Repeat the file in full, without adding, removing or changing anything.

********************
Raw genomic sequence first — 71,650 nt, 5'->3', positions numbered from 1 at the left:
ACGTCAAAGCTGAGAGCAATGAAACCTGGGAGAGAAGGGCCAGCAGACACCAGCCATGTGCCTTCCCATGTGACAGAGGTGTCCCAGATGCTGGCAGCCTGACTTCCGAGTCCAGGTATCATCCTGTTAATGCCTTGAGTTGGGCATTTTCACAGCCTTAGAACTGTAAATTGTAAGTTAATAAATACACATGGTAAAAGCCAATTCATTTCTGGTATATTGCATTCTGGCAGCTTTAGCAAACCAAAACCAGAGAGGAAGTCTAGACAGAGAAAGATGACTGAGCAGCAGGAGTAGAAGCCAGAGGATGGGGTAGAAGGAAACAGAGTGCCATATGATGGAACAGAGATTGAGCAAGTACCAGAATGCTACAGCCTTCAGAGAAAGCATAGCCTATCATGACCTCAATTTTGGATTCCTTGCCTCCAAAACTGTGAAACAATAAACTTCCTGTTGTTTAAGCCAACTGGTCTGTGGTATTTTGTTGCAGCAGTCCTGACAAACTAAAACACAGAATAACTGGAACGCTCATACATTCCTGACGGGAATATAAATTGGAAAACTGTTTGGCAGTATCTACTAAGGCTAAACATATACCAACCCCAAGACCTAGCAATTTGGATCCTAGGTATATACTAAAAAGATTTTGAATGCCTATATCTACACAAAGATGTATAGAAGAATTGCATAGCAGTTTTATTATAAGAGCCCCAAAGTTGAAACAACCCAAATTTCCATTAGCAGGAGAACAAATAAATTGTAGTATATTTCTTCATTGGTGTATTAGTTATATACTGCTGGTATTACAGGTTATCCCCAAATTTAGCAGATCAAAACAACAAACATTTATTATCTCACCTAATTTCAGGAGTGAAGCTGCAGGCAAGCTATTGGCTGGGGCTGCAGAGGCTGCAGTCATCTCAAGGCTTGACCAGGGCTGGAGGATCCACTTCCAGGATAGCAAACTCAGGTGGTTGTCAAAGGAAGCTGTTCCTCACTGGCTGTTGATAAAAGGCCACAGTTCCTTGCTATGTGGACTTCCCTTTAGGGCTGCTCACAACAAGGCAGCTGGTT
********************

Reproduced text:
Raw genomic sequence first — 71,650 nt, 5'->3', positions numbered from 1 at the left:
ACGTCAAAGCTGAGAGCAATGAAACCTGGGAGAGAAGGGCCAGCAGACACCAGCCATGTGCCTTCCCATGTGACAGAGGTGTCCCAGATGCTGGCAGCCTGACTTCCGAGTCCAGGTATCATCCTGTTAATGCCTTGAGTTGGGCATTTTCACAGCCTTAGAACTGTAAATTGTAAGTTAATAAATACACATGGTAAAAGCCAATTCATTTCTGGTATATTGCATTCTGGCAGCTTTAGCAAACCAAAACCAGAGAGGAAGTCTAGACAGAGAAAGATGACTGAGCAGCAGGAGTAGAAGCCAGAGGATGGGGTAGAAGGAAACAGAGTGCCATATGATGGAACAGAGATTGAGCAAGTACCAGAATGCTACAGCCTTCAGAGAAAGCATAGCCTATCATGACCTCAATTTTGGATTCCTTGCCTCCAAAACTGTGAAACAATAAACTTCCTGTTGTTTAAGCCAACTGGTCTGTGGTATTTTGTTGCAGCAGTCCTGACAAACTAAAACACAGAATAACTGGAACGCTCATACATTCCTGACGGGAATATAAATTGGAAAACTGTTTGGCAGTATCTACTAAGGCTAAACATATACCAACCCCAAGACCTAGCAATTTGGATCCTAGGTATATACTAAAAAGATTTTGAATGCCTATATCTACACAAAGATGTATAGAAGAATTGCATAGCAGTTTTATTATAAGAGCCCCAAAGTTGAAACAACCCAAATTTCCATTAGCAGGAGAACAAATAAATTGTAGTATATTTCTTCATTGGTGTATTAGTTATATACTGCTGGTATTACAGGTTATCCCCAAATTTAGCAGATCAAAACAACAAACATTTATTATCTCACCTAATTTCAGGAGTGAAGCTGCAGGCAAGCTATTGGCTGGGGCTGCAGAGGCTGCAGTCATCTCAAGGCTTGACCAGGGCTGGAGGATCCACTTCCAGGATAGCAAACTCAGGTGGTTGTCAAAGGAAGCTGTTCCTCACTGGCTGTTGATAAAAGGCCACAGTTCCTTGCTATGTGGACTTCCCTTTAGGGCTGCTCACAACAAGGCAGCTGGTT